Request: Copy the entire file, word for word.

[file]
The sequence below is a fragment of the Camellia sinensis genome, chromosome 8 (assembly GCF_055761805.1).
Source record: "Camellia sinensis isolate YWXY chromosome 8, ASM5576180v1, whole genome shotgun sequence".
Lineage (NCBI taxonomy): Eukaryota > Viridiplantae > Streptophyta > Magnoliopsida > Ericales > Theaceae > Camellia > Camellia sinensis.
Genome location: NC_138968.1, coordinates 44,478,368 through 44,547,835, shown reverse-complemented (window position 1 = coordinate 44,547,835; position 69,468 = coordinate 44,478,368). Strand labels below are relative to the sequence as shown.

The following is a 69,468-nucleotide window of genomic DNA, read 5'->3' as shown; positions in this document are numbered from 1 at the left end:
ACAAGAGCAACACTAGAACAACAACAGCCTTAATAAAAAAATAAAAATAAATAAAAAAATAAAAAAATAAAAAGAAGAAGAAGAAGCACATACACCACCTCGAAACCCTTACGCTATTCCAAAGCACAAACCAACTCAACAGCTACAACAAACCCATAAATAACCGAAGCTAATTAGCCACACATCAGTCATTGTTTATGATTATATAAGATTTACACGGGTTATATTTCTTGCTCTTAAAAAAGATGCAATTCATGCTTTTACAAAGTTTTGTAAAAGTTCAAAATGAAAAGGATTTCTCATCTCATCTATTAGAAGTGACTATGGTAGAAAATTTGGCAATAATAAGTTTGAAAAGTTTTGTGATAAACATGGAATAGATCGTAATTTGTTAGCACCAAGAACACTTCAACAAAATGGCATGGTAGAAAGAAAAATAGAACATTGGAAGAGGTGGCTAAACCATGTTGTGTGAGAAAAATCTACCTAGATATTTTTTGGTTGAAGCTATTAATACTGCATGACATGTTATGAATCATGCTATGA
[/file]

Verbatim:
The sequence below is a fragment of the Camellia sinensis genome, chromosome 8 (assembly GCF_055761805.1).
Source record: "Camellia sinensis isolate YWXY chromosome 8, ASM5576180v1, whole genome shotgun sequence".
Lineage (NCBI taxonomy): Eukaryota > Viridiplantae > Streptophyta > Magnoliopsida > Ericales > Theaceae > Camellia > Camellia sinensis.
Genome location: NC_138968.1, coordinates 44,478,368 through 44,547,835, shown reverse-complemented (window position 1 = coordinate 44,547,835; position 69,468 = coordinate 44,478,368). Strand labels below are relative to the sequence as shown.

The following is a 69,468-nucleotide window of genomic DNA, read 5'->3' as shown; positions in this document are numbered from 1 at the left end:
ACAAGAGCAACACTAGAACAACAACAGCCTTAATAAAAAAATAAAAATAAATAAAAAAATAAAAAAATAAAAAGAAGAAGAAGAAGCACATACACCACCTCGAAACCCTTACGCTATTCCAAAGCACAAACCAACTCAACAGCTACAACAAACCCATAAATAACCGAAGCTAATTAGCCACACATCAGTCATTGTTTATGATTATATAAGATTTACACGGGTTATATTTCTTGCTCTTAAAAAAGATGCAATTCATGCTTTTACAAAGTTTTGTAAAAGTTCAAAATGAAAAGGATTTCTCATCTCATCTATTAGAAGTGACTATGGTAGAAAATTTGGCAATAATAAGTTTGAAAAGTTTTGTGATAAACATGGAATAGATCGTAATTTGTTAGCACCAAGAACACTTCAACAAAATGGCATGGTAGAAAGAAAAATAGAACATTGGAAGAGGTGGCTAAACCATGTTGTGTGAGAAAAATCTACCTAGATATTTTTTGGTTGAAGCTATTAATACTGCATGACATGTTATGAATCATGCTATGA